Crown Sterling and Black Hat settle lawsuit, promise to never speak of it again

Terms of the settlement are confidential.
Black Hat USA 2019
(Greg Otto / Scoop News Group)

A lawsuit filed in the wake of a controversial cybersecurity presentation last year has ended with a whimper.

Crown Sterling, which described itself as an “emerging digital cryptography” company, has entered into a confidential settlement with the company behind the Black Hat security conference. In a lawsuit filed last year, the vendor had accused Black Hat, owned by Informa Tech Holdings, of breach of contract after its content was pulled from the conference website in the aftermath of a sponsored presentation that saw independent cybersecurity researchers heckle Crown Sterling’s CEO.

During Crown Sterling’s session at Black Hat on Aug. 8, CEO Robert Grant claimed his company had created an innovative new tool that would set a new standard in encryption with “quasi prime numbers” and “infinite wave conjugations.” Dan Guido, CEO of the consultancy firm Trail of Bits, told Grant he “should be ashamed” for selling technology that other technologists had mocked as fantastical.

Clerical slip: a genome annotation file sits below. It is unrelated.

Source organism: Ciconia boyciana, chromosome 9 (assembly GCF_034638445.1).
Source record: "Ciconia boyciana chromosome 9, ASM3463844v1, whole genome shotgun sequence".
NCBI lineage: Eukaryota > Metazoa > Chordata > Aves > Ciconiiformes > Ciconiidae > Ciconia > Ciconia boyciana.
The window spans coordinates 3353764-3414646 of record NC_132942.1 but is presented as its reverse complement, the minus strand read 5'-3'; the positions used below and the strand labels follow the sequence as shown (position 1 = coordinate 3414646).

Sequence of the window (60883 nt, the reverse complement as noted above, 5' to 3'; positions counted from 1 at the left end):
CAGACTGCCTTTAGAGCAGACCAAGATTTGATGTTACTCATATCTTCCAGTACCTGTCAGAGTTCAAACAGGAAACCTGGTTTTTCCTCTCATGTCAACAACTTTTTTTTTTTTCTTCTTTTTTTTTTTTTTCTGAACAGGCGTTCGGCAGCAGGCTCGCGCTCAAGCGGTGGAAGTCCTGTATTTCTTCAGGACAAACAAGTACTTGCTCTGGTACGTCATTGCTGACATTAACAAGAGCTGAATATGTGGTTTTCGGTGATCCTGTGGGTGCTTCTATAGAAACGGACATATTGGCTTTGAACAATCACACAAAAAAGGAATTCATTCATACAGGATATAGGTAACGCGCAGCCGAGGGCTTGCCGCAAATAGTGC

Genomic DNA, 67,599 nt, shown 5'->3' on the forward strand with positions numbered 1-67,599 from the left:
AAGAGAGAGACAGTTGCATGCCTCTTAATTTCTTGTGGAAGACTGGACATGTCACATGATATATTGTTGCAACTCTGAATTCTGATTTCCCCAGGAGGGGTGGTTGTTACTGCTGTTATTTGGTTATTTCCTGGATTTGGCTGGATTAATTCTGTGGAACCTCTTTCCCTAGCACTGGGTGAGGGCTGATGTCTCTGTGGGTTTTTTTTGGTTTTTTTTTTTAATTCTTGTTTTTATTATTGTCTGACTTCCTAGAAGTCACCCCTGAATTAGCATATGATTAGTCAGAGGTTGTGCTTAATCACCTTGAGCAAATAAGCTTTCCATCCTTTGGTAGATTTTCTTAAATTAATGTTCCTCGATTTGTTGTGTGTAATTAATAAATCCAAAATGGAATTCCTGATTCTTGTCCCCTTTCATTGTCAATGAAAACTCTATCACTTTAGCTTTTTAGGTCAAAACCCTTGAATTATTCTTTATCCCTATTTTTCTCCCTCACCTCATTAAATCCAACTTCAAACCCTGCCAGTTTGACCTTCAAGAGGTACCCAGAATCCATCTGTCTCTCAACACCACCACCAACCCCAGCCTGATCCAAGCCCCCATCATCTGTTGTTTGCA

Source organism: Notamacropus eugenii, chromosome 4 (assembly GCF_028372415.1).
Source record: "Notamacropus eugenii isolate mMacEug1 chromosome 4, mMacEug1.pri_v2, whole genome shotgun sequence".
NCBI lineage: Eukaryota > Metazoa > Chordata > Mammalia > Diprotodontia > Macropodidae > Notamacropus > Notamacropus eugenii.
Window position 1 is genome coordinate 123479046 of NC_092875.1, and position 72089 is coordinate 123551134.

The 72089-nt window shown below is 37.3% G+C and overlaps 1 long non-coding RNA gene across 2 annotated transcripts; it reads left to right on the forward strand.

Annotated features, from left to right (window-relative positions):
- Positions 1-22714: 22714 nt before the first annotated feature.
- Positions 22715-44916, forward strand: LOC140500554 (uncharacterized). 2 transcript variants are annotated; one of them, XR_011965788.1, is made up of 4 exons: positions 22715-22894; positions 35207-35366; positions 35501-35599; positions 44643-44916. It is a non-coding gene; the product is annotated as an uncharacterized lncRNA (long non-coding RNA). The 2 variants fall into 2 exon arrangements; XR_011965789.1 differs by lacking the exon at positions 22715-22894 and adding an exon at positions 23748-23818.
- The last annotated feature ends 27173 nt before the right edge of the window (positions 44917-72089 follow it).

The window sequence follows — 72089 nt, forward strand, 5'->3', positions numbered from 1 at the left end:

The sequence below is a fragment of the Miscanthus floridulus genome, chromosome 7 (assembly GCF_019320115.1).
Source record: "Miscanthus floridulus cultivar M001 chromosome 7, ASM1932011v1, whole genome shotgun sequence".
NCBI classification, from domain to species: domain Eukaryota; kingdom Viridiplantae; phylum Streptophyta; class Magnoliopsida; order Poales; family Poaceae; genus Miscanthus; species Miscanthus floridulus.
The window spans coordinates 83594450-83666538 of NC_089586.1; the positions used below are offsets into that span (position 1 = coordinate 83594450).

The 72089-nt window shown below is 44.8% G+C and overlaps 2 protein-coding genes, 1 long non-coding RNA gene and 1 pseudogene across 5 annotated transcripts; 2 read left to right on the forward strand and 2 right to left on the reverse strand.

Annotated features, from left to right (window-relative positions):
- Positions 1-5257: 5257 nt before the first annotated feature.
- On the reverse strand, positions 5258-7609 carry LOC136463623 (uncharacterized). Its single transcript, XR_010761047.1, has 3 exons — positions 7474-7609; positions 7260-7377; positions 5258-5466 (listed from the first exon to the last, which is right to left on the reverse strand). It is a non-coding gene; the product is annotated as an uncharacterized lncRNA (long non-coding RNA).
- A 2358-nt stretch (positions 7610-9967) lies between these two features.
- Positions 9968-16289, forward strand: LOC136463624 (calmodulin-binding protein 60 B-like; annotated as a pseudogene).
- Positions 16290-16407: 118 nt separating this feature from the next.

Black Hat ultimately told reporters it would remove video of Grant’s talk from its website.

Crown Sterling had accused Black Hat organizers of engaging in a “defamatory smear campaign” in a lawsuit, which only elicited further mockery.

Now, Crown Sterling says in a press release its reached a confidential settlement with Informa Tech Holdings “on terms that are acceptable to both parties.” Despite scrutiny from the research community and the allegations in its lawsuit, Crown Sterling says it “recognizes the unique and important contribution of Black Hat USA and looks forward to future conferences.”

“As part of the confidential settlement, both parties have agreed to refrain from providing further comment on this matter,” the release reads.

Jeff Stone

Written by Jeff Stone

Jeff Stone is the editor-in-chief of CyberScoop, with a special interest in cybercrime, disinformation and the U.S. justice system. He previously worked as an editor at the Wall Street Journal, and covered technology policy for sites including the Christian Science Monitor and the International Business Times.

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